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Consider the heat equation on $\mathbb{R}$ $$ u_t=u_{xx} $$ with boundary conditions $u(0,x)=g(x)$.

It is well-known that even if the function $g$ is "very bad'' (say, only bounded but not continuous), the function $u(t,\cdot)$ would be from class $C^{\infty}$even for very small $t$.

My question is whether it is possible to quantify this estimate. Namely, assuming that $g\in C^\gamma$ for $\gamma\in(0,1)$, I wonder whether one can prove something like this $$ \|u(t,\cdot)\|_{C^1}\le t^{-\lambda}\|g\|_{C^\gamma} $$ for some $\lambda>0$?

Thanks!

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    $\begingroup$ Yes. Just differentiate the heat kernel $\alpha$ times, and you can have it with $\alpha=0$. $\endgroup$ Nov 19, 2015 at 3:01
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    $\begingroup$ Try interpolate from $C^\alpha$ bound and $C^1$ bound, for instance. $\endgroup$
    – Fan Zheng
    Nov 19, 2015 at 3:04
  • $\begingroup$ @AlexandreEremenko , thanks for your comment. If $\alpha$ is integer, then it is indeed possible. But what to do if $\alpha$ is not integer? $\endgroup$
    – Oleg
    Nov 19, 2015 at 9:11
  • $\begingroup$ @Oleg: This is not important: the estimate is true for ALL alpha. So use it with some integer greater than your alpha. $\endgroup$ Nov 19, 2015 at 20:36
  • $\begingroup$ @AlexandreEremenko: this is not so clear to me. Say $\gamma=1/2$ and $\alpha=1$, how can I get the desired estimate (with $\lambda=(\alpha-\gamma)/2$ as suggested by Jean)? $\endgroup$
    – Oleg
    Nov 20, 2015 at 2:28

2 Answers 2

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Yes, you can. But things are not completely elementary. You need the following ingredients:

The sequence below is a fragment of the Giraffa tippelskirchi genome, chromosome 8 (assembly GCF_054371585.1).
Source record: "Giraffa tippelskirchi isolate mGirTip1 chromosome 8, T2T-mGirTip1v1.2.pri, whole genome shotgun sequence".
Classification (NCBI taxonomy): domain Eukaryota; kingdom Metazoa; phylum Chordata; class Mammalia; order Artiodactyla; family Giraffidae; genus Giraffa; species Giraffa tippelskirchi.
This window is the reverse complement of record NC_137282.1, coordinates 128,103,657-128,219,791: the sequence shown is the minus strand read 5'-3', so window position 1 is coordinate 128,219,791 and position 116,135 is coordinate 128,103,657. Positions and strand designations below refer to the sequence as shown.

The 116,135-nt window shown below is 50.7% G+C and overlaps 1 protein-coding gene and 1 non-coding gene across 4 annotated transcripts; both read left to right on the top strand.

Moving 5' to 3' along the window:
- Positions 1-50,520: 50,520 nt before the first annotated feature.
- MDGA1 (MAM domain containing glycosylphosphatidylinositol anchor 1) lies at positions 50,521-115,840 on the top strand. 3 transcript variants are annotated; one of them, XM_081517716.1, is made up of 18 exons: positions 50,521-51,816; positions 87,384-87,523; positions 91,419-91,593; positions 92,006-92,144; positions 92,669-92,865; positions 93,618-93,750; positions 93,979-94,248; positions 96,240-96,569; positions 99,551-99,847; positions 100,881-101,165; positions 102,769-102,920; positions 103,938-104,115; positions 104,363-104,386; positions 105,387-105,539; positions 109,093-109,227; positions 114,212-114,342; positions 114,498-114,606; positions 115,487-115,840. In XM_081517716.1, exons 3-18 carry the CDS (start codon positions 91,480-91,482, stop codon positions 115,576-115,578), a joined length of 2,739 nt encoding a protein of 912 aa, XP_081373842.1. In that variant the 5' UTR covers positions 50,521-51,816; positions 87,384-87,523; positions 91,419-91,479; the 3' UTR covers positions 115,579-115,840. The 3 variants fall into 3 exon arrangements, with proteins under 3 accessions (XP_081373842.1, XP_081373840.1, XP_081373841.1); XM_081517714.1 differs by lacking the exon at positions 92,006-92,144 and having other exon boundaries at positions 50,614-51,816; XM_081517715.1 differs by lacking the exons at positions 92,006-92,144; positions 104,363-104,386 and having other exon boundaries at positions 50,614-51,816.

1) The second derivative generates a (not strongly continuous!) semigroup on $L^\infty(\mathbb R)$

2) This semigroups is analytic and hencce maps the ambient space into the domain of any power of its generator.

3) Such domains are known to be imbeddable in spaces of Hölder functions and hence the semigroup induces "restricted" semigroups on $C^\alpha(\mathbb R)$, for which your estimates can then be proved to hold.

You can find all this (and much more) in Chapter 3 of Lunardi's nice monograph Analytic Semigroups and Optimal Regularity in Parabolic Problems (Birkhäuser 1995).

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  • $\begingroup$ Delio, thanks for your answer. I have checked the Chapter 3 of this book but unfortunately I have not found the statement. The closest that I have found was Theorem 5.1.2 that proves the statement for the cases $\alpha=\gamma$ or $\gamma=0$. Could you please provide a more specific reference? Thanks! $\endgroup$
    – Oleg
    Nov 24, 2015 at 22:47
  • $\begingroup$ @Oleg Corollary 3.1.21, to begin with, which states that the operator is sectorial (and hence an analytic semigroup generator) on $L^\infty(\mathbb R^n)$ with domain embedded in suitable spaces $C^{1,\alpha}$. Your estimate then follows from Proposition 2.2.9. $\endgroup$
    – DeM
    Nov 25, 2015 at 7:45
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If you write the heat equation $u_t=\nu\ u_{xx}$ with $\nu$ a physical constant of dimension (length)$^2$ (time)$^{-1}$ -- considering $t$ as time and $x$ as length --, you can see that, for dimensional reasons, only $\lambda=\frac{\alpha-\gamma}2$ is possible for all $t$, and the inequality is $$\sup\frac{|u(t,x)-u(t,y)|}{|x-y|^\alpha}\le C(\gamma,\alpha)\ (\nu t)^{-(\gamma-\alpha)/2}\ \sup \frac{|g(x)-g(y)|}{|x-y|^\gamma}$$for $\alpha\le 1$, and mutatis mutandis for all $\alpha$.

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  • $\begingroup$ Thanks a lot! But do you know if it would be possible to prove (rigorously) such an inequality? $\endgroup$
    – Oleg
    Nov 20, 2015 at 2:29

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